by Brent Eades
In recent weeks I seem to have become one of the more visible of the many, many opponents to the Enerdu hydro project. I didn’t plan it that way.
Enerdu is an issue that only last winter I had no strong opinions about. I didn’t think it would be a good thing, but I wasn’t sure it was a potential calamity either.
My thinking has changed since then. I’m now convinced this project would indeed be a calamity, a fatal and inexcusable blow to the heart and soul of our beautiful little town. Let me tell you why.
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Like many of our citizens, I’m not from here originally. I first spent time in Almonte after my sister moved here in 1985. My wife and I were living in downtown Ottawa and were planning to start a family; we knew we wanted our children to grow up outside the city. Almonte was on our minds.
In 1986 our first daughter was born and we became earnest about getting out of Ottawa. After many visits and house showings we made an offer on a lovely old brick home on Elgin Street. On August 1 1987 we moved in.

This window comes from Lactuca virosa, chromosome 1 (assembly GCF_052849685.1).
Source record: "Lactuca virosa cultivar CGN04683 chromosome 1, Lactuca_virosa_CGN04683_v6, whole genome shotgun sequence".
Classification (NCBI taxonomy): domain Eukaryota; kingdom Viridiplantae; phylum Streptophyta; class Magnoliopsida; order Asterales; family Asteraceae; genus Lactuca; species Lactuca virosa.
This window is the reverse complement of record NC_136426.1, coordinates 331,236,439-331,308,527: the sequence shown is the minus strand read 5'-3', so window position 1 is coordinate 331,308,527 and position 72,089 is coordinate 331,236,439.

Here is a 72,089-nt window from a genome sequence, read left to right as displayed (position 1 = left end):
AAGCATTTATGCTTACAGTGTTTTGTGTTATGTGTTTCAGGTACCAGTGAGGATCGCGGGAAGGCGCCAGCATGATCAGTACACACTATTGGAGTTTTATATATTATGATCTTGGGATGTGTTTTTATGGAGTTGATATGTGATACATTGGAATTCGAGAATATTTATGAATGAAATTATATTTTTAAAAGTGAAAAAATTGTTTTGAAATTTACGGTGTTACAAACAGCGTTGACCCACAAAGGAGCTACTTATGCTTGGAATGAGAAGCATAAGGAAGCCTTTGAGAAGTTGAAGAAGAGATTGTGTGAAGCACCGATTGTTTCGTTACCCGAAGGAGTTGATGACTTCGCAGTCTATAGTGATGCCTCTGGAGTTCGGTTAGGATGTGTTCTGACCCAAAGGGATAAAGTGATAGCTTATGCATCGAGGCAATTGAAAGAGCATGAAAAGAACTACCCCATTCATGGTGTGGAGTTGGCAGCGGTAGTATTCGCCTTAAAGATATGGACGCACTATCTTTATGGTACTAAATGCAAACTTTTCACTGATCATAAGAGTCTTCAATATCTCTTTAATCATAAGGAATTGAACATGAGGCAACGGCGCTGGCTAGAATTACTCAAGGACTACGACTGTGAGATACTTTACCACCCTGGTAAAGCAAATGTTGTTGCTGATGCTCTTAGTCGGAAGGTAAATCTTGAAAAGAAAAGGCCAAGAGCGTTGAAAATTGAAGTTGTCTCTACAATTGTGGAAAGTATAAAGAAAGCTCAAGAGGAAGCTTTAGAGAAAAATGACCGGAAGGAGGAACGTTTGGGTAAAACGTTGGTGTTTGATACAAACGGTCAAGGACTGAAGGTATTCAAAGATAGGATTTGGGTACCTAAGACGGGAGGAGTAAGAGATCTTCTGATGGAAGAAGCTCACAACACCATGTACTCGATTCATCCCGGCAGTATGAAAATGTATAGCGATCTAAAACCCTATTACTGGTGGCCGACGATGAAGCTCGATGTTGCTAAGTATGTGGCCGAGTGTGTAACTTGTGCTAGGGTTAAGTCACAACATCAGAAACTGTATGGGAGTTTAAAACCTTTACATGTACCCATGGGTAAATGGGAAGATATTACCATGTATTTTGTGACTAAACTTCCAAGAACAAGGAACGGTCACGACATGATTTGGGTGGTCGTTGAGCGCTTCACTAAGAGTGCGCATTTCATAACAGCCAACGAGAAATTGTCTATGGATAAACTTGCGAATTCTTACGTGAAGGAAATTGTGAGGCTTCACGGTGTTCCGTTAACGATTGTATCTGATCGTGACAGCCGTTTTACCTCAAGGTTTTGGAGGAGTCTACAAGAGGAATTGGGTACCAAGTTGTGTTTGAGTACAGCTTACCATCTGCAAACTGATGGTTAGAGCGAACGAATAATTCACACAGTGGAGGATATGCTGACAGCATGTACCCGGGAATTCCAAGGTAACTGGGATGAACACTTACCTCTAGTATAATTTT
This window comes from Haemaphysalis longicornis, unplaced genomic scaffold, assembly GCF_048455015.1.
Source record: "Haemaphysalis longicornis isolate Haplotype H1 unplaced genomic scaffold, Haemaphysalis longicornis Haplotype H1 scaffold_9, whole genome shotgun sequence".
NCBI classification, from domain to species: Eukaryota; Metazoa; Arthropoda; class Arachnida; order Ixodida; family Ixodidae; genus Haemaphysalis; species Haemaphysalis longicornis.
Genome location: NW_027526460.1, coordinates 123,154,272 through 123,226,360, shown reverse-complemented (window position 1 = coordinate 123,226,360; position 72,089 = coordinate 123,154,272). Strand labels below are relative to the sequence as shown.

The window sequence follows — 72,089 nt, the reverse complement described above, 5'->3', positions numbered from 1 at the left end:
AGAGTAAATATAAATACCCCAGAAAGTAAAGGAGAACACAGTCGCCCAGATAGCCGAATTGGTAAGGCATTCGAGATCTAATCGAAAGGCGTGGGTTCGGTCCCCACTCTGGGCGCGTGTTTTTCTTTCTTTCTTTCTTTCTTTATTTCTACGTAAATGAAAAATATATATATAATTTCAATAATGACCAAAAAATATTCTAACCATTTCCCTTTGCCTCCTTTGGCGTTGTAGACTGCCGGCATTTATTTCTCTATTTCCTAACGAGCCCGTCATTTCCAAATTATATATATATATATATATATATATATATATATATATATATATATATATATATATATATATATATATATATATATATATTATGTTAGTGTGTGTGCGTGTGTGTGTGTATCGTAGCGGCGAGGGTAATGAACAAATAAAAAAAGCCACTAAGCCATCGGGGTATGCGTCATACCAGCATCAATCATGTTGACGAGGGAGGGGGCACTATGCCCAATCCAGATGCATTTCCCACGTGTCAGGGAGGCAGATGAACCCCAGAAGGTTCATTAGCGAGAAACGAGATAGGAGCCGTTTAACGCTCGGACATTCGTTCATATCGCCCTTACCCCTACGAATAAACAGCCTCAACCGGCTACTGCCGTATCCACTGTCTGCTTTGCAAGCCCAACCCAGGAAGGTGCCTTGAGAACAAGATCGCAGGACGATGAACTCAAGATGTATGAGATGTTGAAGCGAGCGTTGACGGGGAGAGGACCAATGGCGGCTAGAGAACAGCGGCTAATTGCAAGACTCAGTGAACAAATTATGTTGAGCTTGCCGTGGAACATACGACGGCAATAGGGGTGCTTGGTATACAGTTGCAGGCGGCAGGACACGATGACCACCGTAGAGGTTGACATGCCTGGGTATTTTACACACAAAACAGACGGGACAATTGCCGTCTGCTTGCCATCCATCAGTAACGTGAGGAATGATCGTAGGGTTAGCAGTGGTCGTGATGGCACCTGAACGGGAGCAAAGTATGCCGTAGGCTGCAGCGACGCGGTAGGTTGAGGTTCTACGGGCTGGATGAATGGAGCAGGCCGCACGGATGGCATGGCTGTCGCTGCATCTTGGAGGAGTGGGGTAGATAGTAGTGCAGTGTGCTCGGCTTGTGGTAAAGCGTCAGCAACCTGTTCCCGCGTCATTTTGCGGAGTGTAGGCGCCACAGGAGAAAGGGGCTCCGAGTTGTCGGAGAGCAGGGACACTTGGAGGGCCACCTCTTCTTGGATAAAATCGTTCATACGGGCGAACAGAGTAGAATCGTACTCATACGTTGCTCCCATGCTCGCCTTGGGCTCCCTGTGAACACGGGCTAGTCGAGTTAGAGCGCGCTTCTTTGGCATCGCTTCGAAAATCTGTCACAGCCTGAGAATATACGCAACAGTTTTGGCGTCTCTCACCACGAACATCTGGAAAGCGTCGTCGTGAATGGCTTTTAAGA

I spent my first several months in Almonte mostly shaking my head in wonder at what a good decision we’d made. Our Elgin Street neighbours were all exceptionally friendly, kind people, and I liked nothing better than sitting on my front porch with my infant daughter and chatting with them as they passed by.
* * *
Shopping in town, well, that was an experience that seemed almost from a different century.
Back then there were no strip malls or franchises here, or in fact anything north of Paterson Street. Mill Street and the immediate area were the entire commercial district.
There were two grocery stores (Pike’s and the Red & White); two tin-ceiling hardware stores (Lee’s and Levi’s); Timmons Clothing; Stan Morton’s store; Stedman’s, which sold everything from shoes to staples to beach balls; the Almonte Gazette was a thriving concern. You could get whatever you needed in a three-block walk, and run into your neighbours every few steps. It was just about the perfect Canadian small town.